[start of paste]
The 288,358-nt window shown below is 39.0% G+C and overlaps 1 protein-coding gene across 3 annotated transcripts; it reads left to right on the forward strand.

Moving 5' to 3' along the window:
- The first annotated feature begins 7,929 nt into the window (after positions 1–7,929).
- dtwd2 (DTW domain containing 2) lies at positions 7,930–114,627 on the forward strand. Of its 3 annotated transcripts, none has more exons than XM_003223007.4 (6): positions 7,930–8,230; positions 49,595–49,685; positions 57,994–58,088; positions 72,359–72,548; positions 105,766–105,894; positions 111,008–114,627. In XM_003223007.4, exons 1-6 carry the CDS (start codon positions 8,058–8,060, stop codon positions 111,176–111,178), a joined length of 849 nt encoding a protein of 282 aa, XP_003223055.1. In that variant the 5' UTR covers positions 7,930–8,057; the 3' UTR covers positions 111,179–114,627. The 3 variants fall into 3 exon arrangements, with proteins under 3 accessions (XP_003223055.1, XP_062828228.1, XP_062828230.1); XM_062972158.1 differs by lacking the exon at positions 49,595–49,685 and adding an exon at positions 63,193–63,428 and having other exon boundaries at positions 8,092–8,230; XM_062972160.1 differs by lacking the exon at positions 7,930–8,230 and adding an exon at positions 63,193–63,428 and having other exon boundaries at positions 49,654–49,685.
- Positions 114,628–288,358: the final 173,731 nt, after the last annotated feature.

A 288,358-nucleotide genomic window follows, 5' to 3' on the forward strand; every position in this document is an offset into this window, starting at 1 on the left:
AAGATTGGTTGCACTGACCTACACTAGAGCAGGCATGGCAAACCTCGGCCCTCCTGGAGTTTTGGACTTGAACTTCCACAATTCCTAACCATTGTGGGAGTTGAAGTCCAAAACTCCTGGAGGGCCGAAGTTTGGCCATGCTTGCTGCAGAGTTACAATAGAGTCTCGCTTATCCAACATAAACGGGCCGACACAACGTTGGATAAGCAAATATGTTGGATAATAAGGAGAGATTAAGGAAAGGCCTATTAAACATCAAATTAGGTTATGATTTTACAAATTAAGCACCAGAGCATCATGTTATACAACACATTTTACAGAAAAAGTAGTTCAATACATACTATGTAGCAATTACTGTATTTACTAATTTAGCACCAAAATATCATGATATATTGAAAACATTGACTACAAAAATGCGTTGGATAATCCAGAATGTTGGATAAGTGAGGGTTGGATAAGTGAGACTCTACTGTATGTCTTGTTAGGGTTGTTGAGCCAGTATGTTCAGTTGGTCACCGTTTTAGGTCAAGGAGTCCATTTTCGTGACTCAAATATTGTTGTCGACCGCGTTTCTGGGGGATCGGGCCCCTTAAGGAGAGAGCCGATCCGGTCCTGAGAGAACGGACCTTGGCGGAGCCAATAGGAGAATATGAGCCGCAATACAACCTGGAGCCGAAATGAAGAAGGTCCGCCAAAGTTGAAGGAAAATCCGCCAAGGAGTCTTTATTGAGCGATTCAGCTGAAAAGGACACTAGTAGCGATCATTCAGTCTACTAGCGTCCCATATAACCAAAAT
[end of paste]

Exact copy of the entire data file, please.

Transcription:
The 288,358-nt window shown below is 39.0% G+C and overlaps 1 protein-coding gene across 3 annotated transcripts; it reads left to right on the forward strand.

Moving 5' to 3' along the window:
- The first annotated feature begins 7,929 nt into the window (after positions 1–7,929).
- dtwd2 (DTW domain containing 2) lies at positions 7,930–114,627 on the forward strand. Of its 3 annotated transcripts, none has more exons than XM_003223007.4 (6): positions 7,930–8,230; positions 49,595–49,685; positions 57,994–58,088; positions 72,359–72,548; positions 105,766–105,894; positions 111,008–114,627. In XM_003223007.4, exons 1-6 carry the CDS (start codon positions 8,058–8,060, stop codon positions 111,176–111,178), a joined length of 849 nt encoding a protein of 282 aa, XP_003223055.1. In that variant the 5' UTR covers positions 7,930–8,057; the 3' UTR covers positions 111,179–114,627. The 3 variants fall into 3 exon arrangements, with proteins under 3 accessions (XP_003223055.1, XP_062828228.1, XP_062828230.1); XM_062972158.1 differs by lacking the exon at positions 49,595–49,685 and adding an exon at positions 63,193–63,428 and having other exon boundaries at positions 8,092–8,230; XM_062972160.1 differs by lacking the exon at positions 7,930–8,230 and adding an exon at positions 63,193–63,428 and having other exon boundaries at positions 49,654–49,685.
- Positions 114,628–288,358: the final 173,731 nt, after the last annotated feature.

A 288,358-nucleotide genomic window follows, 5' to 3' on the forward strand; every position in this document is an offset into this window, starting at 1 on the left:
AAGATTGGTTGCACTGACCTACACTAGAGCAGGCATGGCAAACCTCGGCCCTCCTGGAGTTTTGGACTTGAACTTCCACAATTCCTAACCATTGTGGGAGTTGAAGTCCAAAACTCCTGGAGGGCCGAAGTTTGGCCATGCTTGCTGCAGAGTTACAATAGAGTCTCGCTTATCCAACATAAACGGGCCGACACAACGTTGGATAAGCAAATATGTTGGATAATAAGGAGAGATTAAGGAAAGGCCTATTAAACATCAAATTAGGTTATGATTTTACAAATTAAGCACCAGAGCATCATGTTATACAACACATTTTACAGAAAAAGTAGTTCAATACATACTATGTAGCAATTACTGTATTTACTAATTTAGCACCAAAATATCATGATATATTGAAAACATTGACTACAAAAATGCGTTGGATAATCCAGAATGTTGGATAAGTGAGGGTTGGATAAGTGAGACTCTACTGTATGTCTTGTTAGGGTTGTTGAGCCAGTATGTTCAGTTGGTCACCGTTTTAGGTCAAGGAGTCCATTTTCGTGACTCAAATATTGTTGTCGACCGCGTTTCTGGGGGATCGGGCCCCTTAAGGAGAGAGCCGATCCGGTCCTGAGAGAACGGACCTTGGCGGAGCCAATAGGAGAATATGAGCCGCAATACAACCTGGAGCCGAAATGAAGAAGGTCCGCCAAAGTTGAAGGAAAATCCGCCAAGGAGTCTTTATTGAGCGATTCAGCTGAAAAGGACACTAGTAGCGATCATTCAGTCTACTAGCGTCCCATATAACCAAAAT